The flag features three horizontal bands of color. The pink band represents women; the blue, men; and the yellow, those of a non-binary gender. It hangs high in the Center for Women’s Studies, where faculty, alumni, students, and invited professionals gathered on October 4 and 5 to celebrate the 10th anniversary of Colgate’s LGBTQ Studies Program with a symposium titled Home | Coming | Out.
Coinciding with Homecoming Weekend, the symposium reflected aspects of belonging, visibility, and well-being through events that considered the past, present, and future — the opportunities and challenges — of LGBTQ studies. It included a broad view of scholarship and pedagogy as well as institutional and local impacts.
Ken Valente, professor of mathematics and LGBTQ Studies, organized the symposium. “I want people to think about our forms of engagement,” he said. “I want to open up an intellectual space that values the experiences of those who identify somewhere on the LGBTQ+ spectrum.”
The symposium featured a keynote address by María Scharrón-del Río, interim associate dean of the School of Education and professor of the School Counseling Graduate Program at Brooklyn College, CUNY.
Scharrón-del Río, who uses the pronouns they and their, discussed the intersections of their identity as a queer Puerto Rican. “When coming out to myself about my sexual orientation in Puerto Rico, I struggled with who I wanted to be and who I was told I should be,” they said. “I found that there was no word that described me better than queer — queer felt like home.”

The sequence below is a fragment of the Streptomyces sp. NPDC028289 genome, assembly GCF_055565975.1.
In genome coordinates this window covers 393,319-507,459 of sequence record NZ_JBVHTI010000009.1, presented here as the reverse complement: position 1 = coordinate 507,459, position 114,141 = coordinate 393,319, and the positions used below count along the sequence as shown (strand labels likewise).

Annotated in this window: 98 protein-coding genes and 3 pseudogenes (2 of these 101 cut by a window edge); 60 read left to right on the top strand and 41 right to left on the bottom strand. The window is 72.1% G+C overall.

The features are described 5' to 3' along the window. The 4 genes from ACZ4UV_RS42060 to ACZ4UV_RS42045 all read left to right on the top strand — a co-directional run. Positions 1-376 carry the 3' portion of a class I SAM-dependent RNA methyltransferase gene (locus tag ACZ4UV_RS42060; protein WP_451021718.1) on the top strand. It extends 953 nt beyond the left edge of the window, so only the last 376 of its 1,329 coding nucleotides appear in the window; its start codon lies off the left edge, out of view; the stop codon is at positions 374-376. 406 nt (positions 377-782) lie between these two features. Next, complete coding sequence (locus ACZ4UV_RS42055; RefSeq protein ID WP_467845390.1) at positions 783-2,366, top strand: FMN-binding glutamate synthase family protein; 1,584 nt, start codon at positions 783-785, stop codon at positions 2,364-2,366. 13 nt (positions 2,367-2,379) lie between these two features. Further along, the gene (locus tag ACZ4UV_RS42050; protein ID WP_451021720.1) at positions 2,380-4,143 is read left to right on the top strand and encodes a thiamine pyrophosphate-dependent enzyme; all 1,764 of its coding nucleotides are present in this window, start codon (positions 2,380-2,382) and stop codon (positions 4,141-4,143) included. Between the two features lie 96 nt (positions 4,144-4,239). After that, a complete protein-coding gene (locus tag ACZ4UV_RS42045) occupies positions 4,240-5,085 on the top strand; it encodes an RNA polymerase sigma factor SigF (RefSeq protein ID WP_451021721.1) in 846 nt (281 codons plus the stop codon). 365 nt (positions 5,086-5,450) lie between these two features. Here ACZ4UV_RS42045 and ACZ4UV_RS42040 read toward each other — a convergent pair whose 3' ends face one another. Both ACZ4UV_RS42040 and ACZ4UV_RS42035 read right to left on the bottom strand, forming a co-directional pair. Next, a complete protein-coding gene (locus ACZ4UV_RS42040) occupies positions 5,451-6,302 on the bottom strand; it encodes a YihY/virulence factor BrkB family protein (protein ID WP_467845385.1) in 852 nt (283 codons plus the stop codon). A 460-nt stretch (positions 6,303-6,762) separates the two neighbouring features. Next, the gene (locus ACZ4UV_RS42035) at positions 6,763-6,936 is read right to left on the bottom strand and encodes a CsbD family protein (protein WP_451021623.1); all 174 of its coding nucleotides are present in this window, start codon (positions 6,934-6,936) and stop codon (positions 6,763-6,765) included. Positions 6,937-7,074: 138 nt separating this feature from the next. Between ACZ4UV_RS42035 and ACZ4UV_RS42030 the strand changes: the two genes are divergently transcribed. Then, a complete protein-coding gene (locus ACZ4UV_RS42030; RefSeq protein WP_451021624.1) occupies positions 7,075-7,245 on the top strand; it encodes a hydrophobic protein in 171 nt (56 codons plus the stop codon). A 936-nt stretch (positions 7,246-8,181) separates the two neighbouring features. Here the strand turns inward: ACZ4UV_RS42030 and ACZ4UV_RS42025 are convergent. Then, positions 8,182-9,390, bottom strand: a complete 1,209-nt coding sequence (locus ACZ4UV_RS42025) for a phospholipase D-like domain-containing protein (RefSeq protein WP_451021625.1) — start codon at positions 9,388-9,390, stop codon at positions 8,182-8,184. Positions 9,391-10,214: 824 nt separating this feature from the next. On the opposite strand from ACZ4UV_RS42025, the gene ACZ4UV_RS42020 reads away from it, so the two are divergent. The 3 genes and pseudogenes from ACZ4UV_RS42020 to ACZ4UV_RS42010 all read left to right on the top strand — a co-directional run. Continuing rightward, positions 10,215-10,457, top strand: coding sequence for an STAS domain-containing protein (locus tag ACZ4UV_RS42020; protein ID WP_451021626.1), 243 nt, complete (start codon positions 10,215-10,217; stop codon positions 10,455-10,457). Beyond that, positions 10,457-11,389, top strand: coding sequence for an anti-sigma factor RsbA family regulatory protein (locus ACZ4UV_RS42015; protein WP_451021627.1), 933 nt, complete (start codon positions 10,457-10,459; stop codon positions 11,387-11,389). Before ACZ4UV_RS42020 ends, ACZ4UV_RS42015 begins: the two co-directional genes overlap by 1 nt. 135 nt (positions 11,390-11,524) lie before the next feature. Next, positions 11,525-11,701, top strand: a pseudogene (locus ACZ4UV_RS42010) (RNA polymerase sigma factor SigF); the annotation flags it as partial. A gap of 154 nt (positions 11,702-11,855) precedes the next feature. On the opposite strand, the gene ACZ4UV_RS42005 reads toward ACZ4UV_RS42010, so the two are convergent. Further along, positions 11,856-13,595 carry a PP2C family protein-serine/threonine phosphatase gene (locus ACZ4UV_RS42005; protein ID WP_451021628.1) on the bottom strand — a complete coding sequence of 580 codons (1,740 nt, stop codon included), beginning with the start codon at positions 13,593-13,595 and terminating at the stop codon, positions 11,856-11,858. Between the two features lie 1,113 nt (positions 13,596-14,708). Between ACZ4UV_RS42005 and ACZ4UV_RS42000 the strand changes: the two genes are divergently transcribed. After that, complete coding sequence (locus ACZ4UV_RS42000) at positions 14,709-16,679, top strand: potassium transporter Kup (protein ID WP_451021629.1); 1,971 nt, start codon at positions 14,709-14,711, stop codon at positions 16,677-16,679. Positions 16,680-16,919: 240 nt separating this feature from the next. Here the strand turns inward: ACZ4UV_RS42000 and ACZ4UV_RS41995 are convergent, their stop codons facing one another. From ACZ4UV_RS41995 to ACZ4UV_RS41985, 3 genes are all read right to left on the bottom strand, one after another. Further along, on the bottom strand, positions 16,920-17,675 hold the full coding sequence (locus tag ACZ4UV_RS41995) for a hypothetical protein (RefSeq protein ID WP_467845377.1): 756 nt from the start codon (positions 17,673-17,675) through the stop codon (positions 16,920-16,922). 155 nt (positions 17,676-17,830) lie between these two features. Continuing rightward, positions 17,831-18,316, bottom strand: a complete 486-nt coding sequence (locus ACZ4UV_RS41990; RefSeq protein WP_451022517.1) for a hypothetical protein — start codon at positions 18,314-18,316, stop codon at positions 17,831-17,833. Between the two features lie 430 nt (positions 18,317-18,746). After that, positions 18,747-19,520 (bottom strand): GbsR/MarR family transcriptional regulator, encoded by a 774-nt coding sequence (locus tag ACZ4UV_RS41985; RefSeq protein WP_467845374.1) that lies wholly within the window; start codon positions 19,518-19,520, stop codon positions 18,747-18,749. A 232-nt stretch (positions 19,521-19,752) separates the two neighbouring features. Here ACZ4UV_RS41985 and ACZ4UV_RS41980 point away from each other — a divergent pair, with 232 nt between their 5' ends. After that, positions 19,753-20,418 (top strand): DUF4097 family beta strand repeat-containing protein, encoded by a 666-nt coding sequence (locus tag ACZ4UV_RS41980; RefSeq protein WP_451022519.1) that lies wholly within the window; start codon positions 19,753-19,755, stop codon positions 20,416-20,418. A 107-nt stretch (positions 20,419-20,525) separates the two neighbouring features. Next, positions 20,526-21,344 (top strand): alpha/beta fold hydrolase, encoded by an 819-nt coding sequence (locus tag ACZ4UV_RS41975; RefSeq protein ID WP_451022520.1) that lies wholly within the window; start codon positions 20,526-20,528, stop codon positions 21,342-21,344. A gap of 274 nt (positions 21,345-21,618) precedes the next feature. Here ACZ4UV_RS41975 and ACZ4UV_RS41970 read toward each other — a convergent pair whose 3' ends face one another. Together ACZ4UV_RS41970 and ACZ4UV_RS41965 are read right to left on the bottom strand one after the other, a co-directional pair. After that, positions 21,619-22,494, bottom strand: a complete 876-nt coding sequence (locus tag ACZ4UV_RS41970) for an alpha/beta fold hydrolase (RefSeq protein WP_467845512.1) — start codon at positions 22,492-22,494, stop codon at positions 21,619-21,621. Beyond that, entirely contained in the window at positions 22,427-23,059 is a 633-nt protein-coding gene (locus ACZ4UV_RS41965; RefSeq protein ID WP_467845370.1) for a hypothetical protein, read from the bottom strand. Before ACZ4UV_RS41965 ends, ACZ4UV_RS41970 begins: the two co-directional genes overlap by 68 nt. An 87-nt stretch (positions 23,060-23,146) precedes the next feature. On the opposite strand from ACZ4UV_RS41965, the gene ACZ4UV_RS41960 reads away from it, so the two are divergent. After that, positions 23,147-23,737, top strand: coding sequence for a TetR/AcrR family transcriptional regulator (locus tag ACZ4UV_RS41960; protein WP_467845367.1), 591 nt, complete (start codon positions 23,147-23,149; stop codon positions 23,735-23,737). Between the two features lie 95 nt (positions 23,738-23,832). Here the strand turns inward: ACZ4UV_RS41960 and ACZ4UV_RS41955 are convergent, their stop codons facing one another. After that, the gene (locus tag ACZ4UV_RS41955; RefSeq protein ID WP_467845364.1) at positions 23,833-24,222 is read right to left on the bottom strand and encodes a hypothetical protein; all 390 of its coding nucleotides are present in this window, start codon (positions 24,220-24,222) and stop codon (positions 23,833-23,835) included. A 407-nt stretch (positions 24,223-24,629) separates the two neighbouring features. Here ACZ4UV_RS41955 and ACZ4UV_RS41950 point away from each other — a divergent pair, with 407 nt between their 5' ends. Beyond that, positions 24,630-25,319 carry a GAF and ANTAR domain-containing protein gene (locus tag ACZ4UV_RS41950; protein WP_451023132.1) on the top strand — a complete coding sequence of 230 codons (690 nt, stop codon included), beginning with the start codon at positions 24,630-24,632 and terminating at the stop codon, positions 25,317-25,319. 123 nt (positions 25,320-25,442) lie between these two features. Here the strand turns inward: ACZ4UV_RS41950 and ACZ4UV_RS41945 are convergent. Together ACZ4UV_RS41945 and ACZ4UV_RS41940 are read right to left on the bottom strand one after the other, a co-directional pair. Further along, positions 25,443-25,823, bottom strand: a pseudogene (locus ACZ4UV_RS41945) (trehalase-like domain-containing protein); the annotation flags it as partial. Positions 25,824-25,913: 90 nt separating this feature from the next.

As part of their scholarship, Scharrón-del Río examines the erasure of queer voices. They also research linguistic invisibility as it pertains to gendered languages such as Spanish. “Latinx is a gender-inclusive cultural identifier that aims to acknowledge the vast spectrum of gender identities and address the oppression that LGBTQ+ people face in Latin American countries and diasporas,” they said.
Delving into the decolonization of identity, Scharrón-del Río emphasized the role of intersectionality. They explained that intersectionality encompasses the recognition of multiple marginalization, or the greater discrimination faced by individuals who hold more than one marginalized identity.
“In my case, I am both Latinx and queer,” they said. “Assuming the universality of the queer experience is a fallacy that has all the trappings of a colonial mentality.”
In addition to the keynote address, the symposium featured three panel discussions with returning alumni as well as invited faculty, student life professionals, and representatives of local support agencies. Topics included experiences and aspirations; the state and future of LGBTQ Studies; and fostering new forms of engagement with queer alumni and communities.
Keyra Jimenez ’19, who participated in the alumni panel, reflected on her experience as a queer person of color on campus. “I’m very honored to be one of 14 graduates of this program,” she said. “Colgate has been around for 200 years — this means there’s potentially another 200 years of LGBTQ Studies that can be explored. It’s amazing that we can go in so many different directions from here.”
When looking to the future of queer studies, Scharrón-del Río turns to solidarity through an appreciation of difference, a commitment to change, and a resistance to oppression.
“I choose to believe in the power of connection,” they said. “The power of connection begets the empathy and the solidarity that is needed for understanding and healing.”